Lastly, we need to be encouraging our leaders as they face the tough job of handling our challenging flock! We need to tell them that we are behind them and we support them and appreciate all the sacrifices they make on our behalf. “Hazaq! Be strong and courageous! You are doing great, blessings on you and your family! Thanks for your strong leadership!”

From the story in Joshua we learn that this “Hazaq” thing is contagious! Everyone drew strength from God and each other. The combination of trusting in God and in their leadership won them many battles and entrance into the Promised Land.

An interesting foot note to this encouraging dialogue in Joshua comes from how the Jews have used the lessons learned in this Exodus story in their Synagogue worship. Marvin Wilson’s book, “Our Father Abraham” (pg 190) describes how, in both the ancient and modern day synagogue services, when the congregation completed the reading of the Torah passages on Shabbat, the entire congregation would turn and shout loudly to each other,”Hazaq! Hazaq! Venith Hazeq! Be Strong, Be Strong, Let us strengthen each other!” They would say this three times in a row, in response to the three times that God told Joshua that in Joshua chapter 1! We must stand together as a church community and help each other down the difficult paths of life. Like our ancient Jewish forefathers, this should become our watchword to each other as we face the high climbs, the rocky paths and the dark places that make up our journey together in life. Hazaq! Hazaq! Venith Hazeq! Be Strong and Courageous! Give each other strength!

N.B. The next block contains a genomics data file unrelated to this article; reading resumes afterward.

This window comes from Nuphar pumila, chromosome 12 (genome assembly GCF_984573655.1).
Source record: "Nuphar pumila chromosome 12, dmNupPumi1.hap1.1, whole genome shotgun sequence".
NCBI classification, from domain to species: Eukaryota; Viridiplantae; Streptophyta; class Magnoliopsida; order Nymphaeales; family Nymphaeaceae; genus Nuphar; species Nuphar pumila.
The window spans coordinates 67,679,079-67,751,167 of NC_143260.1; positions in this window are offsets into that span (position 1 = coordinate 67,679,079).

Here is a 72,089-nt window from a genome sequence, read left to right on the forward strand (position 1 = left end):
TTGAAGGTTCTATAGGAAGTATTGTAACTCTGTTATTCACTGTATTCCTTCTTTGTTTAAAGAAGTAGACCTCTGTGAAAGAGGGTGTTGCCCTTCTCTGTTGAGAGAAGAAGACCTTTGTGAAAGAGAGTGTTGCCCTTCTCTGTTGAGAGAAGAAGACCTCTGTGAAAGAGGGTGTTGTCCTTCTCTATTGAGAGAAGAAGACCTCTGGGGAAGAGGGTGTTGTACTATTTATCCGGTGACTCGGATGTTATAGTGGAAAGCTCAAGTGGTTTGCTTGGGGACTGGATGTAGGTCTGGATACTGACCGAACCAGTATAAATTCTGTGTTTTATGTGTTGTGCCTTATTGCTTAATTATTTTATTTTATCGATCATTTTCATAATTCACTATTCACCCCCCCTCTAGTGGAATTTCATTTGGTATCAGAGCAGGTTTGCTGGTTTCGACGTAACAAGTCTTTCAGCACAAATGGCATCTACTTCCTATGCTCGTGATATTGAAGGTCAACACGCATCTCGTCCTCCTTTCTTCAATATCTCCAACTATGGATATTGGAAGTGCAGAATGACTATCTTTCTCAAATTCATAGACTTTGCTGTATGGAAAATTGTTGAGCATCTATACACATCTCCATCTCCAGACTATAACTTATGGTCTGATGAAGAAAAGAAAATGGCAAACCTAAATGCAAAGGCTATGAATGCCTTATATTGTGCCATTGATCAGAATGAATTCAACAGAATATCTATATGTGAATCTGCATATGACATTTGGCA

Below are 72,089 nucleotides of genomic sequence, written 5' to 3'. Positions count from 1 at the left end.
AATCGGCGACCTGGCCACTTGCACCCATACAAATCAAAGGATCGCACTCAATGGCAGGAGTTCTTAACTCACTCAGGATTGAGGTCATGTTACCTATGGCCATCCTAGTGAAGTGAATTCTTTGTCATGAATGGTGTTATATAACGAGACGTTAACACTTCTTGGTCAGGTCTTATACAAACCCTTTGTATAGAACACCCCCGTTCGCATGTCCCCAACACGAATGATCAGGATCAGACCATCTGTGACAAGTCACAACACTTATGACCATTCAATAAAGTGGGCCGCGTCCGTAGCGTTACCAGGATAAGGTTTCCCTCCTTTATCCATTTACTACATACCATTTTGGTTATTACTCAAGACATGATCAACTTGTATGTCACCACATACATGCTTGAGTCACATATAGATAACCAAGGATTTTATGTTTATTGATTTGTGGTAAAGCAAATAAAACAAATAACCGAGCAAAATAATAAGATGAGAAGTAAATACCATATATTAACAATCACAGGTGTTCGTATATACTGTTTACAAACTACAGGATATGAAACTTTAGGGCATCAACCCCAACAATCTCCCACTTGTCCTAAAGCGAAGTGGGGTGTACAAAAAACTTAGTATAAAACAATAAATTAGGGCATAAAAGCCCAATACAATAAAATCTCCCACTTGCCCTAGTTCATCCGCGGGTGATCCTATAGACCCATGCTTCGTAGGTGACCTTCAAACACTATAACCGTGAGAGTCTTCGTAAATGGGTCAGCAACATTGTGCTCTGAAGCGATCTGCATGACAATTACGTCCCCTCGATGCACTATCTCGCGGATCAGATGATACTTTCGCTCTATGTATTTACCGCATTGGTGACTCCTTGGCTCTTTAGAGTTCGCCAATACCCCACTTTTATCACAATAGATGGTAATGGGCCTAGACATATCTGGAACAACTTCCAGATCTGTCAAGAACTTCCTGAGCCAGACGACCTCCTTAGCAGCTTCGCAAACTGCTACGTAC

The Olive Tree: Our Jewish Roots

The olive tree is probably the most frequently mentioned plant in the Bible. It was the most important plant in the Jewish culture because it provided so many necessities for their lifestyle. The olive tree was used for its fruit to eat, oil for fuel for their lamps, for medicinal and cosmetic purposes, and ceremonially in their Temple functions for anointing and sacrifices. The wood was also an important fuel supply and was used in construction. The olive tree and the olive oil were considered a major source of wealth from the earliest of times in Israel. Because it was such an important part of their lives, the olive tree was often used by the Scripture writers in imagery to describe or depict various things about the Jewish people and their nation. A closer look at some facts about the olive tree itself, and some Bible passages showing how God used it to symbolize the Jewish nation and the coming Messiah, will provide some valuable insights into understanding the scriptures.

The olive tree thrives throughout Israel. The ability of the tree to grow on rocky hills makes it well suited to grow on the terraced hillsides that make up Israel’s landscape. The tree itself has a huge fat trunk and a relatively small canopy of foliage. It is extremely long lived; some trees are over two thousand years old. They begin to produce olives after 6-10 years of growth.  After an olive tree reaches a certain point in its growth, it won’t produce much fruit, so the tree has to be severely pruned and cut back to the stump. Then, new shoots spring from the stump and it begins to produce fruit again.